Teaching What We (Preach and) Practice: The MA in Activism and Social Change


  • Stuart Hodkinson School of Geography, University of Leeds


corporatization, academia, oppressed peoples, social change, neoliberalism, radical politics, emancipatory politics, activism


In the search for strategies that work in the continued fight against the corporate takeover of education and in taking solidarity with oppressed peoples, this short article reports back to fellow academics, action researchers and other activists on the first year of a brand new Masters programme dedicated to campaigning and social change. It argues that in the present neoliberal context, teaching radical politics and encouraging students to engage with social movements and struggles as part of their studies is vital, both to stop the further corporate takeover of higher education and to generate new ideas and solutions for emancipatory politics. Following a brief introduction to the broad processes of neoliberalisation underway, the article provides a glimpse into the commodification project enclosing university education through the journey of the MA course. I then set out the main aims and structure of the MA, recount some of the experiences so far and respond to some of the main and recurring “criticisms” by activists towards the course. In conclusion, the paper argues that while there are many problems with setting up a Masters programme in “activism”, the course team is unapologetically committed to using education for social change.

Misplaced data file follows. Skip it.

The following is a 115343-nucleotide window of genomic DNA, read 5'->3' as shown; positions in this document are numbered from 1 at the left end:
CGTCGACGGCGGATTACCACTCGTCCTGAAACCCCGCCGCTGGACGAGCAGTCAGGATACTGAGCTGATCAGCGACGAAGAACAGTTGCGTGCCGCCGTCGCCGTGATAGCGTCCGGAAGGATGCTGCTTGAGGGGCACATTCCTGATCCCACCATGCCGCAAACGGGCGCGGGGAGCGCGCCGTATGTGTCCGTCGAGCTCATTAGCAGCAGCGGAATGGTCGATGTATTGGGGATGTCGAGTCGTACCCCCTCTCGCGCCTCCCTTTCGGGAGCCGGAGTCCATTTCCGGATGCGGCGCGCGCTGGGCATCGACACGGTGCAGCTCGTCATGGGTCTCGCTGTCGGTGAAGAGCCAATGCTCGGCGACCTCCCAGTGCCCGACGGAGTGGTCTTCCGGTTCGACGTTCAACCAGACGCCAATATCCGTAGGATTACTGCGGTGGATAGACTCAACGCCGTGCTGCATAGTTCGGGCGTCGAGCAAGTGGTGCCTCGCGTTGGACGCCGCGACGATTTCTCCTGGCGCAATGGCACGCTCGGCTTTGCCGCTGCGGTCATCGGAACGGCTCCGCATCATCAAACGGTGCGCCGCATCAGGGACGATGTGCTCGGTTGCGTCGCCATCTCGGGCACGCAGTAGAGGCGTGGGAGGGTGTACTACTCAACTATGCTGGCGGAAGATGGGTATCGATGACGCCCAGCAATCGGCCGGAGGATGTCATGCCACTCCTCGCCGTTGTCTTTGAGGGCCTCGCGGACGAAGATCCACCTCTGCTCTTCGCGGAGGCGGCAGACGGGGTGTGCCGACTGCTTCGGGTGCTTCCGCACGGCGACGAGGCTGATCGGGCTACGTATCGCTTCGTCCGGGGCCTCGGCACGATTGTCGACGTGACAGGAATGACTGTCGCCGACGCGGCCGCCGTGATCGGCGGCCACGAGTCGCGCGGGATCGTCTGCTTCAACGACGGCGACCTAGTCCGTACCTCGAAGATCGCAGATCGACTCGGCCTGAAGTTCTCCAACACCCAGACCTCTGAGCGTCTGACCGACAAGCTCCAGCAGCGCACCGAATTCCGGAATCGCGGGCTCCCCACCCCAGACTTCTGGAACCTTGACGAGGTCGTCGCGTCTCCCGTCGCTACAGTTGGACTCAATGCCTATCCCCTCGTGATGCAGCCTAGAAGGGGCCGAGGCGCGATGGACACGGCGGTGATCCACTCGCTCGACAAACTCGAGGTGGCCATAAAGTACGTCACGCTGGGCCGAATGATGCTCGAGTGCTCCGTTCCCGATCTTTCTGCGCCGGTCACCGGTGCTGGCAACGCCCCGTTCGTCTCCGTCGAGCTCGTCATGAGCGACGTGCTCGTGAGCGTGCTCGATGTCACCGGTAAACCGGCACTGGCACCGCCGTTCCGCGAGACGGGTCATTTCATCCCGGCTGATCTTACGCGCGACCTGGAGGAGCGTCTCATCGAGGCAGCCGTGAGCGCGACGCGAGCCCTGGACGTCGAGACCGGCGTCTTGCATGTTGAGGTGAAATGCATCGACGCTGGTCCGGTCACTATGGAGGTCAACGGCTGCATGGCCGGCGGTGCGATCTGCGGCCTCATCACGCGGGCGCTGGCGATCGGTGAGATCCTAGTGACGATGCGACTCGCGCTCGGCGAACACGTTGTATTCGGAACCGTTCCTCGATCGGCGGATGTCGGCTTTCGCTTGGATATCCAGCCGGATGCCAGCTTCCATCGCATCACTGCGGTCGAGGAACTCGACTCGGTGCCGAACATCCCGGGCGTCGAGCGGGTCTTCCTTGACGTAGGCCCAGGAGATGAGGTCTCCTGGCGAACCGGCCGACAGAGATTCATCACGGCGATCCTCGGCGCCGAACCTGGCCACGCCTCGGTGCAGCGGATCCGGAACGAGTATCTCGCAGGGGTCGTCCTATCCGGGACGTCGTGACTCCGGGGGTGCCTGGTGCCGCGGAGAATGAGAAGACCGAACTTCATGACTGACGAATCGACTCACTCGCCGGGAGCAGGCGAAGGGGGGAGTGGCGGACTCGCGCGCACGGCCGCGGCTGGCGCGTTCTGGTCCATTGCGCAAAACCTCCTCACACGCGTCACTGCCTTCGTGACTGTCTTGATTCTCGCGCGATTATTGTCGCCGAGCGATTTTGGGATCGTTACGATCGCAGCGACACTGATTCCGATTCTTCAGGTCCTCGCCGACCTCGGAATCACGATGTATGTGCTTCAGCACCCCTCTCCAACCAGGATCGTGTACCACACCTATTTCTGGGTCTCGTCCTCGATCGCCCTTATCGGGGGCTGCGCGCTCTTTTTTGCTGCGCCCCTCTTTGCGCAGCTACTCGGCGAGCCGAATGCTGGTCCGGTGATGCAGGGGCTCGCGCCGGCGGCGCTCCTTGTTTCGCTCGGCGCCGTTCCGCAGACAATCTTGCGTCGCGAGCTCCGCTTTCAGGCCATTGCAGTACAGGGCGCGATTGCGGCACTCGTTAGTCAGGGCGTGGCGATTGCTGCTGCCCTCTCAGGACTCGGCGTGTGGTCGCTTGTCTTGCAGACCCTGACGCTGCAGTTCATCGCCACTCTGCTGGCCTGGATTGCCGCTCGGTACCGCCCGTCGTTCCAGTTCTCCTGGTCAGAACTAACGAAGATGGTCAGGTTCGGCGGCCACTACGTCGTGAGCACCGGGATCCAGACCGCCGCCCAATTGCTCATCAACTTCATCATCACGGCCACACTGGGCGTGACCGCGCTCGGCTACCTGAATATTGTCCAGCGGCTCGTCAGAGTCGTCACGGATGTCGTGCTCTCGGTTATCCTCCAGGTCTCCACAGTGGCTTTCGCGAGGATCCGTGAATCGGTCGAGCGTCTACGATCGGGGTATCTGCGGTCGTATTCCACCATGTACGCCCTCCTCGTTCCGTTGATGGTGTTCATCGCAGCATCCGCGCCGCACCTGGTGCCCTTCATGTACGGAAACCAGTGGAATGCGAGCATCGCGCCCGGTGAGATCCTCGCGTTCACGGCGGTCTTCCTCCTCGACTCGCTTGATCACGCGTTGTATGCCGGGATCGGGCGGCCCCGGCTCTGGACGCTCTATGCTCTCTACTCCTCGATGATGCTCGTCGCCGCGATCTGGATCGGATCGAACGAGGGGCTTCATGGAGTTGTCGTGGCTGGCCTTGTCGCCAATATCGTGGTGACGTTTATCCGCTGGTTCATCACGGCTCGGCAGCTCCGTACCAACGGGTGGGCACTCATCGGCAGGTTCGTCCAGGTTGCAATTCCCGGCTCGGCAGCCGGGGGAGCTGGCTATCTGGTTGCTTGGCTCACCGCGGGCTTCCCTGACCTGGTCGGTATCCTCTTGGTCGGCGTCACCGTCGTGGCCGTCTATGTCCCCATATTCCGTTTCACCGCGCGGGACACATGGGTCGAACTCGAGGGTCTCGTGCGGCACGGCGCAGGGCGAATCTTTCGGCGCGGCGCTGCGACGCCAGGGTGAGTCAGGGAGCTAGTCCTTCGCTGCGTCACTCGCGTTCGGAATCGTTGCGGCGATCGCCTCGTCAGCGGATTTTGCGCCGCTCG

How to Cite

Hodkinson, S. (2015). Teaching What We (Preach and) Practice: The MA in Activism and Social Change. ACME: An International Journal for Critical Geographies, 8(3), 462–473. Retrieved from https://acme-journal.org/index.php/acme/article/view/844